Nintendo has decided to withdraw the heavy artillery by filing more than 500 copyright claims against a YouTube channel. This channel, followed by 165,000 people, is known for broadcasting the soundtracks of many retro games.
As you may know, Nintendo is one of those companies that doesn’t joke about the unauthorized use of its works, even when it comes to the more innocuous fan projects. Recently, the Japanese manufacturer distinguished itself by tracking down fans who publish theories about the history of the Super Mario movie… We also remember this Pokémon FPS developed by a license enthusiast. without surprise, Nintendo did everything it could to stop the project.
This time, BigN has decided to tackle the YouTube channel DeoxysPrime. This channel, followed by 165,000 subscribers, mainly broadcasts complete soundtracks of retro games. We particularly like the music of many Sonic titles, but also those of some cult Nintendo licenses.
Also read: Nintendo pulls out the bazooka and files 4,000 complaints against a YouTube channel
Nintendo follows a channel specializing in game soundtracks
Obviously, Nintendo doesn’t really appreciate these kinds of initiatives. As DeoxysPrime explains, he received no less than 500 copyright infringement claims in one week, while a dozen Nintendo game soundtracks have been blocked from his YouTube channel. These include pieces from the soundtracks of the Smash Bros series, Donkey Kong Country games, the F-Zero series, or even the recent Mario Kart.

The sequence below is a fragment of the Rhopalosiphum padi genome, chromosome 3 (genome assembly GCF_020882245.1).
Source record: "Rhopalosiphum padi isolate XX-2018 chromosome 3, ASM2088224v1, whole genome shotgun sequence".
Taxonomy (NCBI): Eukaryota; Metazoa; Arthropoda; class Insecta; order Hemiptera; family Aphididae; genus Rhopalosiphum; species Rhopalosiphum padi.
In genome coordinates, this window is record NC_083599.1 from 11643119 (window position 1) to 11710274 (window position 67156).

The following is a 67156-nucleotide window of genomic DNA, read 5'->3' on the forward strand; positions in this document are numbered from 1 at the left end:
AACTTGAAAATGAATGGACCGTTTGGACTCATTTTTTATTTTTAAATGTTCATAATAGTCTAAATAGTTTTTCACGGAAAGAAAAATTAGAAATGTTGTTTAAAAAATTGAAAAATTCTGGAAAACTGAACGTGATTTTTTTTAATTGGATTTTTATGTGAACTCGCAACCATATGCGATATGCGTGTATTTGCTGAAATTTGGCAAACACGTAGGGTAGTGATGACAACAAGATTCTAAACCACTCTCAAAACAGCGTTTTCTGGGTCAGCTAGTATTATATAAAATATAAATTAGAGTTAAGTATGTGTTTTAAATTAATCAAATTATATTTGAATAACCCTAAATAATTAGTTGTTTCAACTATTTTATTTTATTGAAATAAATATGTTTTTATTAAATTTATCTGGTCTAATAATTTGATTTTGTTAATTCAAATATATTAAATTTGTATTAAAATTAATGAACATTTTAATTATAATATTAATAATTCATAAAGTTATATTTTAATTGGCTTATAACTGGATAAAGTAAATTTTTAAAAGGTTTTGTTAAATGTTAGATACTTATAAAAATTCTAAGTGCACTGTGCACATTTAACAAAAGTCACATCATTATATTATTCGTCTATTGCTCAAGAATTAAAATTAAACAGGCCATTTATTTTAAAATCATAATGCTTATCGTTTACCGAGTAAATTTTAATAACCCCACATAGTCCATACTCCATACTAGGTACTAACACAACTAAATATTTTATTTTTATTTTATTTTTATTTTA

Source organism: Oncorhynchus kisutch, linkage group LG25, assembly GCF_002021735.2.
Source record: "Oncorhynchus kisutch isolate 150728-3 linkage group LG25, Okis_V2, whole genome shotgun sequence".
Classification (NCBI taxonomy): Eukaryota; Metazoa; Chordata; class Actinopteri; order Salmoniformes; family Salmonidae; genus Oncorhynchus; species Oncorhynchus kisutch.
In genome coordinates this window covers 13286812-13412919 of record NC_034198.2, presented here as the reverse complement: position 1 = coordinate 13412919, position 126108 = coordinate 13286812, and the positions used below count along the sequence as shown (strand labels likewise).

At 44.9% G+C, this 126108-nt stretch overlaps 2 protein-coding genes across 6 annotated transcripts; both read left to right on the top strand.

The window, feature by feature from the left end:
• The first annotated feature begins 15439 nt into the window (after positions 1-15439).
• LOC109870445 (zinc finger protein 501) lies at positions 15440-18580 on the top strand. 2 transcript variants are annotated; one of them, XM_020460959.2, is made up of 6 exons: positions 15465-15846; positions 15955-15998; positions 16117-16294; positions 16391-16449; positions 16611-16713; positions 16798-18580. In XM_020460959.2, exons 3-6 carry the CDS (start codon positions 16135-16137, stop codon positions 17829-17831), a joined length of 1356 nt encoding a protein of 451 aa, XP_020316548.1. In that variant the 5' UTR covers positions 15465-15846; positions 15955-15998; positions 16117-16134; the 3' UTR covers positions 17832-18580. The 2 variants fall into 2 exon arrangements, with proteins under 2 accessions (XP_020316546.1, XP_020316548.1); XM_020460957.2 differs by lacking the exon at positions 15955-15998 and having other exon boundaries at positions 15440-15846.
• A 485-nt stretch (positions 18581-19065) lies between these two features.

Under pressure from Nintendo, the managers of the chain have decided to bow and remove the Nintendo soundtracks: “From now on I will delete all Nintendo music from my channel. With over 500 claims and a dozen soundtracks blocked last week, it’s clear they don’t want their music on YouTube.
I feel sorry for anyone who loves their music, but I don’t really have a choice,” said the DeoxysPrime team. The chain’s members specify that: the other soundtracks remain available on YouTube. However, the owners of DeoxysPrime acknowledge that Nintendo is right and are calling on fans to put pressure on the manufacturer to release the soundtracks of its games, both in physical form and on streaming platforms such as Spotify.
Brian is the news author at Research Snipers which mainly covers Technology News, Microsoft News, Google News, Facebook, Apple, Huawei, Xiaomi, and other tech news.